(The stamp on it says "cutlers to his majesty", with the initials G R, which to me says one of the King Georges. )
This is a Joseph Rodgers and Sons Stag Horn Handled Carving Knife Set. 3 pieces, includes a carving knife, a sharpening stick and a meat fork(?) with a grasping arm.
These were made in Sheffield England, which is renown for its high quality cutlery and knives.
Joseph Rodgers and Sons, a brief history: (Taken from the Egginton Group Website): " . It is claimed that a cutler called Joseph or John Rodgers operated out of a building in Hawley Croft close to location of Sheffield’s present day cathedral. In 1730 what are claimed to be his two sons Maurice and Joseph took over.
The mark of The Star and Maltese Cross was originally registered in March 1682 by a Benjamin Rich. However, it is with Rodgers that this mark will forever by associated and they registered it in 1764.With increasing business in what is thought to have been exclusively Pocket Knives, in around 1780, the firm moved to larger premises at No. 6 Norfolk Street. Eventually, as Rodgers expanded, it would acquire surrounding property until the famous Norfolk Street Works occupied the entire plot. (The property was sold in 1929...)
Around 1800, Rodgers’ product range broadened into razors, table cutlery and scissors and in 1821 the firm was appointed cutlers to The Royal Family for the first time...Around this period and inspired this prestigious title, Rodgers opened their first celebrated showroom in which they proudly exhibited their wares...Rodgers focused on producing the finest quality knives and looked for the best in every aspect of knife production from materials to workmanship. Each knife was branded with the Star and Cross as a guarantee of its superb quality. It has been claimed that so great was Rodgers reputation for producing only the finest products that the word “Rujjus”, a variation on “Rodgers” entered into the Sinhalese dialect as a general expression of superlative quality. Joseph Rodgers’ success is evident in the firm’s appointment to five successive sovereigns - George IV, William IV, Queen Victoria, Edward II and George V.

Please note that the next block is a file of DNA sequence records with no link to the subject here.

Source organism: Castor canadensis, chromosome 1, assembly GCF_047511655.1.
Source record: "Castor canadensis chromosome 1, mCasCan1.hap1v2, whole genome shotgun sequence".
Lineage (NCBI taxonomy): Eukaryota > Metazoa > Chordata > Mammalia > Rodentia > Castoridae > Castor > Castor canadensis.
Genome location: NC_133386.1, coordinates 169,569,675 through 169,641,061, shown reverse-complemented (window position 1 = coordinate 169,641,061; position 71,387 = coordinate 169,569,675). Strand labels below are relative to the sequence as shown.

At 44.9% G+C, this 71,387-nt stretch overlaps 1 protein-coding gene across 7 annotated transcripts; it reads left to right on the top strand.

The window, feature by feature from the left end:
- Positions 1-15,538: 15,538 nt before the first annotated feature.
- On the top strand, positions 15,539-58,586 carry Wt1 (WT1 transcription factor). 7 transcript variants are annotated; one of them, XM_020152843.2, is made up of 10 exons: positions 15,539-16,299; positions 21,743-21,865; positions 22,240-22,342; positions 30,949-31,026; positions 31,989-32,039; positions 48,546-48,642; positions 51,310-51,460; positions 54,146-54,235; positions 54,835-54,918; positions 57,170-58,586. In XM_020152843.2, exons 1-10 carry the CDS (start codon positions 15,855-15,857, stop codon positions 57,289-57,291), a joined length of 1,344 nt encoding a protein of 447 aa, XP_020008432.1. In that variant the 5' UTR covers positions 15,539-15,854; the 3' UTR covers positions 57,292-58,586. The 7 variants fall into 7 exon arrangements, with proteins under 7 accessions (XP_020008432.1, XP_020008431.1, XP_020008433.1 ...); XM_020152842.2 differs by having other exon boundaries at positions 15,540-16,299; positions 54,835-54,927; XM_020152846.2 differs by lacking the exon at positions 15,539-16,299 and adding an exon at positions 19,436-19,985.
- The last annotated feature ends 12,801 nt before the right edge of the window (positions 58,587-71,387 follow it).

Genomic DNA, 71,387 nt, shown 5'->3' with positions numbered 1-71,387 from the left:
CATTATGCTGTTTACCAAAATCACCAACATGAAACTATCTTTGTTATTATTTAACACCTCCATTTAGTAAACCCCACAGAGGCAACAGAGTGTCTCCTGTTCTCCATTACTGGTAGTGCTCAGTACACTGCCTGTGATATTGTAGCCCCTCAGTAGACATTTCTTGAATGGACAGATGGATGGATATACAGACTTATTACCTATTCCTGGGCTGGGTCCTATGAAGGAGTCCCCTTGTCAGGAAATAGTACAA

Despite Royal recognition and overseas trade, the company could not escape the decline of Sheffield's cutlery industry. In the late 1900’s the firm endured a tumultuous time. There were a number of changes in ownership, one of which in 1971 even brought it together with its once fierce competitor, George Wostenholm. The Egginton Group bought the rights to the name and trademarks in 1986 which meant that fine Joseph Rodgers knives would continue to be produced in Sheffield, the home of cutlery.
AND HERE WE GO....
|Original wooden box (some sources say walnut wood)|
|Original lining and velvet .|
Close ups of the makers marks:
|Star and Maltese Cross. G (crown) R, Cutlers to His Majesty|
|G R- Obviously King George. (so is it IV or V?)|
The Lining on the inside of the box:
|according to sources the address used in the stamps indicate this was made before 1930.|
You can see how much use the carving knife has had. At one time it filled the entire mold, but had been used and sharpened to much it is a shadow of its former glory:
The handles are stag horn. They have been worn from years of use
If anyone knows anything about this carving set, please comment. I haven't found anything definitive on them.